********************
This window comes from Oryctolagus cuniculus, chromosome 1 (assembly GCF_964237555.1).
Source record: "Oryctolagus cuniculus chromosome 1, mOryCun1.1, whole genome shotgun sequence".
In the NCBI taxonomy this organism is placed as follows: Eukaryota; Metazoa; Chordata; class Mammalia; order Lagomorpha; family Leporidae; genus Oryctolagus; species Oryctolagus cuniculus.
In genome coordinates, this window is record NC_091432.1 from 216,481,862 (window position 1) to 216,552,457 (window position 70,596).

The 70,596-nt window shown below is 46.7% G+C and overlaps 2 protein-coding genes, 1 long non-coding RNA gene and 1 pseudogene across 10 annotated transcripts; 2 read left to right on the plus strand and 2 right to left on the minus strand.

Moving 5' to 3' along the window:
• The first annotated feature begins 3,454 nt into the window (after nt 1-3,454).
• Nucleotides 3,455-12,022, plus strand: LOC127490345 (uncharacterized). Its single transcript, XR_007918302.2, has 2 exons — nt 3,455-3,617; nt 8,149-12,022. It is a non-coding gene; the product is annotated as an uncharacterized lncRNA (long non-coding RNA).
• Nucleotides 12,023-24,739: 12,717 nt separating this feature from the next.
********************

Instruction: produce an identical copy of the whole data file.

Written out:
This window comes from Oryctolagus cuniculus, chromosome 1 (assembly GCF_964237555.1).
Source record: "Oryctolagus cuniculus chromosome 1, mOryCun1.1, whole genome shotgun sequence".
In the NCBI taxonomy this organism is placed as follows: Eukaryota; Metazoa; Chordata; class Mammalia; order Lagomorpha; family Leporidae; genus Oryctolagus; species Oryctolagus cuniculus.
In genome coordinates, this window is record NC_091432.1 from 216,481,862 (window position 1) to 216,552,457 (window position 70,596).

The 70,596-nt window shown below is 46.7% G+C and overlaps 2 protein-coding genes, 1 long non-coding RNA gene and 1 pseudogene across 10 annotated transcripts; 2 read left to right on the plus strand and 2 right to left on the minus strand.

Moving 5' to 3' along the window:
• The first annotated feature begins 3,454 nt into the window (after nt 1-3,454).
• Nucleotides 3,455-12,022, plus strand: LOC127490345 (uncharacterized). Its single transcript, XR_007918302.2, has 2 exons — nt 3,455-3,617; nt 8,149-12,022. It is a non-coding gene; the product is annotated as an uncharacterized lncRNA (long non-coding RNA).
• Nucleotides 12,023-24,739: 12,717 nt separating this feature from the next.